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Conflict Resolution
How ADR Helps Community Associations

ISBN: 0-944715-86-9
2004, 48 pages
Author(s): Mary Avgerinos
Editor(s): CAI
Product Format: Book
Item #: 5869
Members: USD $15.00
Non-Members: USD $25.00
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Community associations must resolve conflict through a constructive, people-centered strategy. To reach that goal, many communities turn to alternative dispute resolution and consensus building to foster greater understanding and improve communication.

These alternatives to the traditional justice system have been embraced by attorneys, judges, and an increasing number of community associations not only because they are far less costly, but because they promote harmony rather than discord among neighbors.

In Conflict Resolution, you'll learn techniques for avoiding disputes as well as managing them when they come up. The book covers the key ADR techniques such as negotiation, mediation, and arbitration and how to build consensus among divergent groups. A large Appendix provides samples of many useful letters, documents, and agreements.

Content

Acknowledgments

Introduction

Chapter 1 – Managing Conflict

The Avoidance Approach
The Alternative Dispute Resolution Approach
A New Philosophy of Conflict

Chapter 2 – Negotiating Conflict

Positional Bargaining
Interest Based Bargaining
Negotiating Successfully
Who Should Use Internet Based Bargaining?

Chapter 3 – Mediating Conflict

When to Mediate
What is Appropriate for Mediation?
What Does the Mediator Do?
Can Mediation be Conducted Without Attorneys?
Steps in the Mediation Process

Chapter 4 – Arbitrating Conflict

What is Arbitration?
The Role of the Arbitrator
Administering the Arbitration Process
Including ADR Provisions in Legal Documents

Chapter 5 – Collaborative Decision Making

Building an Adequate Support Base
The Community-Involvement Process
Public-Involvement Techniques

Appendices: Sample Documents

Appendix 1 – Sample Clause for Negotiation Prior to Mediation or Arbitration
Appendix 2 – Sample Pre-dispute Arbitration Clause
Appendix 3 – Sample Letter to Client Explaining Mediation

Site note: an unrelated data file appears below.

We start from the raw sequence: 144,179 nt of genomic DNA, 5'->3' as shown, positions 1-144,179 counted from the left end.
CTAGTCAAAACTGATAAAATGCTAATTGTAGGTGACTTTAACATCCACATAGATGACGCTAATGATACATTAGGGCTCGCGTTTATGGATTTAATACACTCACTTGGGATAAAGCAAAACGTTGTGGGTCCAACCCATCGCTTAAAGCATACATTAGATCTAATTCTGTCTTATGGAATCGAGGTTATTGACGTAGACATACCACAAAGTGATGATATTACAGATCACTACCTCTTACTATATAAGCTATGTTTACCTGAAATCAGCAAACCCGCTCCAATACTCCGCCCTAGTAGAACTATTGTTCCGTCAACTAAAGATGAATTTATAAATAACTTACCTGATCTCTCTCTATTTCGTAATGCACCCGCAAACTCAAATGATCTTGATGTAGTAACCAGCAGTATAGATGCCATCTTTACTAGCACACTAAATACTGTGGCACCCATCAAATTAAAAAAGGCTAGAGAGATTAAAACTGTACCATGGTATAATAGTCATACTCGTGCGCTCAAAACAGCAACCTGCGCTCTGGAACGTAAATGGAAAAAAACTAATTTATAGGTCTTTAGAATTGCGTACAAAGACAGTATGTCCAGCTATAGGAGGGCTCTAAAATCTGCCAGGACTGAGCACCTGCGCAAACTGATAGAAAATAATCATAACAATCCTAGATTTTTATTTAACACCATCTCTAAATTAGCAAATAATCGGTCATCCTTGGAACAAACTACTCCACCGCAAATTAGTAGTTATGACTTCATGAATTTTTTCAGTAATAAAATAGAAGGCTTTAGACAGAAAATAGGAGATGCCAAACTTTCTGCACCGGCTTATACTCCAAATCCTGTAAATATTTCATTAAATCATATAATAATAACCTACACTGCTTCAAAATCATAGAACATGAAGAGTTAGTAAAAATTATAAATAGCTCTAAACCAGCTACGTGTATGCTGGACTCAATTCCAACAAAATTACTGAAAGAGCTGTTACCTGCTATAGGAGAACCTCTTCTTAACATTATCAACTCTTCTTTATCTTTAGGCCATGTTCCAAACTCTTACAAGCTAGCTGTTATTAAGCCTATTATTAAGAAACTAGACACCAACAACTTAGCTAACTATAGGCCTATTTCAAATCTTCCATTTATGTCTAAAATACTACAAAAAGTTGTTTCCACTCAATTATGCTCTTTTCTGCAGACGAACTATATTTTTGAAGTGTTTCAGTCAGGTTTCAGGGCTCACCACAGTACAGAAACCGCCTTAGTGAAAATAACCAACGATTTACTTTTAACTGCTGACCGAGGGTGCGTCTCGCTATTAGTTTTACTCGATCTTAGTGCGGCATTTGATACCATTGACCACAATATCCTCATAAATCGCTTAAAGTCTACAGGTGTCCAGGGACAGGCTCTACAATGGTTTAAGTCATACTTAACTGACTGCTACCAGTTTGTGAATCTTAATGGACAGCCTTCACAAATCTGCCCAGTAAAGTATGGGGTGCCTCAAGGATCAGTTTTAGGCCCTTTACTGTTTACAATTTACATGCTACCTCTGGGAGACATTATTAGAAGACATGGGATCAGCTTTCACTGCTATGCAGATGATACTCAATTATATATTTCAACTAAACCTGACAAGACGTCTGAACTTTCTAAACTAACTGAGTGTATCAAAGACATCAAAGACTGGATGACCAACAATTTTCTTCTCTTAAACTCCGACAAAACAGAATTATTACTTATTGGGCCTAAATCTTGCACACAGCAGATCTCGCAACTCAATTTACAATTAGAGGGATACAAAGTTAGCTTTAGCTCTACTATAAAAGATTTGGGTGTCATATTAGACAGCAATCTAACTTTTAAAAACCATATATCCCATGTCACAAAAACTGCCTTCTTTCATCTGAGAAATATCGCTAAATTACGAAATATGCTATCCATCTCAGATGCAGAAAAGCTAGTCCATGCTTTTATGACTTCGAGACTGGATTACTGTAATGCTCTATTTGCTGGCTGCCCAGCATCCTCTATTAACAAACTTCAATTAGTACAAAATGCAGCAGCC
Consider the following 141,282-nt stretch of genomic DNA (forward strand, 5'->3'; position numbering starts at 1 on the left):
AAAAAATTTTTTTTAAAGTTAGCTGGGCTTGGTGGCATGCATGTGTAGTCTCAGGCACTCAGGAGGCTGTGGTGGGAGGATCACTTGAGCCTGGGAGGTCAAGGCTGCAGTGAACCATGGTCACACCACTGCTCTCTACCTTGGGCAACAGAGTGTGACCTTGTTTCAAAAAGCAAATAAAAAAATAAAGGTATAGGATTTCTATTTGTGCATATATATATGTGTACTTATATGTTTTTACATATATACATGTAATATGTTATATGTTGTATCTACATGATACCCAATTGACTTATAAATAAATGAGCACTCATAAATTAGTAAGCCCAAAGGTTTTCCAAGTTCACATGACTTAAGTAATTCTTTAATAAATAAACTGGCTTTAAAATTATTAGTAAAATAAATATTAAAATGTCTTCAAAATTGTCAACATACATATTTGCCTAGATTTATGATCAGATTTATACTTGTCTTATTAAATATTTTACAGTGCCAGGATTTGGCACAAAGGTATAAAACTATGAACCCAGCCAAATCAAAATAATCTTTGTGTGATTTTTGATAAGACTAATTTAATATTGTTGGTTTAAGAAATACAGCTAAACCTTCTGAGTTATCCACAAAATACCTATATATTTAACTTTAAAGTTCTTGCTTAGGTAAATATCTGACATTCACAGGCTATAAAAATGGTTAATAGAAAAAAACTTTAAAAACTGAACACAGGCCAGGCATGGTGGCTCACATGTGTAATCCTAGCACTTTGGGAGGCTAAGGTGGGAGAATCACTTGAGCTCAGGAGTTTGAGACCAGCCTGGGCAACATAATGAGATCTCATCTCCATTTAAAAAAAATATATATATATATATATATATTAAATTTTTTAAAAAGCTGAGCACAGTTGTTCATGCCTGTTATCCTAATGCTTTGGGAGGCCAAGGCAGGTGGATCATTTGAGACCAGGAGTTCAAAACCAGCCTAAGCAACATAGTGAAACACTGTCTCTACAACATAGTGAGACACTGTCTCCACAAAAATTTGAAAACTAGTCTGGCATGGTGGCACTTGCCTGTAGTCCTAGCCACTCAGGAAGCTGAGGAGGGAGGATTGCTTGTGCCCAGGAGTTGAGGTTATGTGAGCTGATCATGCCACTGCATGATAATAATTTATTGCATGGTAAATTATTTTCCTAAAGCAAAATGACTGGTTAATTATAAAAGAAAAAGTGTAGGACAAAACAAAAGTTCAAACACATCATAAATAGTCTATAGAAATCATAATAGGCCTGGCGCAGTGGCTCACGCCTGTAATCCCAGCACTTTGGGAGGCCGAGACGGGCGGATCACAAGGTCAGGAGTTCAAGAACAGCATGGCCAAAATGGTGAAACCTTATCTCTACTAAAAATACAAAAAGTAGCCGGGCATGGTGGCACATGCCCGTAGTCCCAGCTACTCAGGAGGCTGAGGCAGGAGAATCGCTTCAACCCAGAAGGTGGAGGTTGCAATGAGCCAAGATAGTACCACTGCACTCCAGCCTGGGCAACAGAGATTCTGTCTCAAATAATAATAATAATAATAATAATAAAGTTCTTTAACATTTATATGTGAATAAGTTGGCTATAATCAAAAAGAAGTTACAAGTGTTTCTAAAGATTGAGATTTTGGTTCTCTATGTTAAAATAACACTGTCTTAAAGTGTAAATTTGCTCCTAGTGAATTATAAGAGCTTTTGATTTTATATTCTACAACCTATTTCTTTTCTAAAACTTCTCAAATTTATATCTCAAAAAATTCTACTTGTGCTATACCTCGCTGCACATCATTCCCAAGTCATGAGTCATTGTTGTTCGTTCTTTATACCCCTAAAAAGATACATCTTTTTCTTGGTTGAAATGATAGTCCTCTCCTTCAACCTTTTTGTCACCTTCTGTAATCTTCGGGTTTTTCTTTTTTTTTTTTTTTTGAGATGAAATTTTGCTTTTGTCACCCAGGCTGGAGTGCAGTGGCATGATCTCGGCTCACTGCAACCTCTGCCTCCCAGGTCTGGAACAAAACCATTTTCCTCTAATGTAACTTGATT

Appendix 4 – Sample Agreement for Mediate
Appendix 5 – Sample Mediation Agreement Regarding Dispute Between Board Members
Appendix 6 – Sample Mediation Agreement Regarding Dispute Between Owners
Appendix 7 – Sample Arbitration Clause Providing for Procedures to be Determined Post Dispute
Appendix 8 – Sample Post-Dispute Arbitration Clause With Procedures

 
Excerpt
 
Wary purchasers, who often judge the actions of association boards and managers on negative media stories, may view association communities as overly-regulated fiefdoms of "condo commandos." And if they do, it is unlikely that they will purchase a home in a community association. This leaves the association with a complex problem. It must attract buyers, while enforcing rules and regulations that are not based on conformity, control, and constraint. It must balance both collective and individual rights.
 
To achieve this goal, the association must manage through constructive, people-centered strategy. Popular approaches to managing conflict that foster greater understanding and communication include alternative dispute resolution (ADR) and consensus-building.
 
ADR, which includes negotiation, mediation, and arbitration, provides associations with an alternative to the traditional justice system and has been embraced by attorneys who are disillusioned with the judicial system. According to Steven L. Schwartz, Esq. in his article, "Business and Legal Communities Look to ADR" published in the April-September 1996 issue of the Dispute Resolution Journal, lawyers are highly skilled in adversarial dispute resolution. And though they attempt to practice "professional civility" in court, the judicial system makes friendly relationships difficult.
  
Judges often are frustrated with the system as well. They cope with heavy caseloads and continuous adversaries. Many judges feel they have become administrators who are more concerned with moving congested court dockets than dispensing justice. Clients also believe the system is hostile, slow, and expensive. This uncertainty makes the victor indistinguishable from the vanquished.
 
This guide presents ADR methods in the order in which they are recommended for use. The early use of negotiation facilitates greater independence on the part of the association and requires the least amount of time and resources because it does not require the assistance of an outside party, such as a professional mediator or an attorney. Mediation is the next step due to its collaborative nature and minor investment of time and money. Arbitration is the least preferred ADR alternative, although it has its place in resolving complex legal issues.
 
ADR is an alternative to the traditional justice system. It includes negotiation, mediation, and arbitration.
In negotiation, participants identify the issues in dispute, educate each other about their needs and interests, generate settlement options, and bargain over final agreement terms.
 
In mediation, a neutral party—the mediator—resolves conflict between two or more parties.
 
In arbitration, a neutral party—the arbitrator—renders a final, legal decision based on evidence and testimony.
 
The association can use meetings, forums, open houses, and workshops to build support for its decisions within the community. This method is called consensus building.
 

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